Nova Scotia

Fishing dispute victim's family recounts his last moments

The family of Phillip Boudreau, who hasn't been seen since he was allegedly shot and then run down as he sat helpless in a motor boat, recounts their brother's final moments.

3 suspects in Cape Breton man's slaying remain in custody

Boudreau family speaks


7 years agoVideo
The sister of a missing man presumed dead says it's difficult to look out on the water beyond the family home where her brother lost his life. 1:54

Margaret Rose Boudreau shakes with anger as she talks about what happened to her brother, Phillip Boudreau, just a short distance from her backyard in Petit-de-Grat.

She points to the red buoy where he was when he had the fatal encounter with a bigger boat.  

CBC News has obtained documents that outline the final moments of Boudreau's life on the morning of June 1.

None of it is news to Margaret Rose because another brother — Gerard Boudreau — watched it happen and told her all about it.

Gerard Boudreau's statement to police is among the documents CBC News has obtained.

The documents are contained in the police file and have not been entered as evidence or challenged by defense lawyers. The statements may not be true but they do form the basis for the case that is now before the courts.

Gerard Boudreau told investigators he watched from his deck as the fishing boat Twin Maggies chased down Boudreau, who was in a small motor boat.

He said he heard as many as five gunshots as the bigger boat circled his younger brother in the water. He told police he knew Boudreau had been shot because he saw him fall over in the boat but the gunshots continued.

Margaret Rose Boudreau points to the red buoy where her brother was when he had the fatal encounter with a bigger boat. (Phonse Jessome/CBC)

Margaret Rose said her brother is having a tough time dealing with what he saw as he stood helpless on his deck, and said her family is still too emotional to talk about Boudreau.

She said she is happy CBC News has obtained the documents and is making the story public because she wants people in Petit-de-Grat and the rest of Isle Madame to know what happened.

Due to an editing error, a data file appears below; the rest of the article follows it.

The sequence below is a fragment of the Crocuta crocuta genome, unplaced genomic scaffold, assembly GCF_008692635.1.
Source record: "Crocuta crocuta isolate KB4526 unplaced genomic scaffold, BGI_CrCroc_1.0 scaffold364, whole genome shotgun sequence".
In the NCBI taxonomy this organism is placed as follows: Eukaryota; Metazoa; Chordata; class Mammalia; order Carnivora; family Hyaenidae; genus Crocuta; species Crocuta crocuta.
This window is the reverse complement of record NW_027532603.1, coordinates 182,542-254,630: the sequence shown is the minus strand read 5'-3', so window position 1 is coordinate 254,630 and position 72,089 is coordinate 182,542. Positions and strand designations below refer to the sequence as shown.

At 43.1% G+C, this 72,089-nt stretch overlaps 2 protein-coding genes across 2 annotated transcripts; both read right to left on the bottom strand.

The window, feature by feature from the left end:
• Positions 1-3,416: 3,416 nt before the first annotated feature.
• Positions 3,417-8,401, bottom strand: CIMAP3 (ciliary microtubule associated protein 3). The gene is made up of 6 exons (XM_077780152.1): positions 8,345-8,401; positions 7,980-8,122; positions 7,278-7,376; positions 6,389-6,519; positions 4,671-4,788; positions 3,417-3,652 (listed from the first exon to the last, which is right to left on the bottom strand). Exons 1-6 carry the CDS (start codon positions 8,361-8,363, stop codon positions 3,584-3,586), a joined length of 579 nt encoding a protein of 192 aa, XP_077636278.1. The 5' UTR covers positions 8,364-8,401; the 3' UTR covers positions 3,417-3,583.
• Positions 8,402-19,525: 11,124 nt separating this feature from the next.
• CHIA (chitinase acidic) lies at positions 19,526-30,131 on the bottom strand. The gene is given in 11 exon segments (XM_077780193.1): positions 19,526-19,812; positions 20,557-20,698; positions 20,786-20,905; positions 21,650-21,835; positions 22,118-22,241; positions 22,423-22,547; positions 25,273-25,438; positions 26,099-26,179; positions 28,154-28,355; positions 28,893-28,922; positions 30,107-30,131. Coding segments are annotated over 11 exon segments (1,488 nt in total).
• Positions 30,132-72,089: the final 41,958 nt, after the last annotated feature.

She said too many people are blaming her brother because he was known to cut away lobster traps and steal lobster.

The documents also contain a statement made by James Joseph Landry, one of three crewmen from the Twin Maggies charged with murder in the case.

He told police the incident came after a long standing dispute on the water over the placement of lobster traps.

According to the documents, Landry told police he shot at Boudreau with a rifle after the crew spotted him cutting gear they owned. He claimed he fired four shots and the second one hit Boudreau and he fell over in the boat.

He told investigators the Twin Maggies then ran over Boudreau and his smaller boat a couple of times. He said they never saw his body after that.

3 charged in Boudreau's death remain in custody

Margaret Rose Boudreau said the family is now organizing a memorial service for her brother.

She said they have been waiting and hoping his body would be found so they could give him a proper burial. She said that hope is now gone.

The three lobster fishermen charged with second-degree murder Boudreau's death will stay in custody for at least another few days.

A bail hearing for 43-year-old Dwayne Matthew Sampson has been scheduled for next week.

Craig Landry, 40, will make his next court appearance later in July. James Joseph Landry, 65, has not yet hired his own lawyer so a bail hearing has not been requested.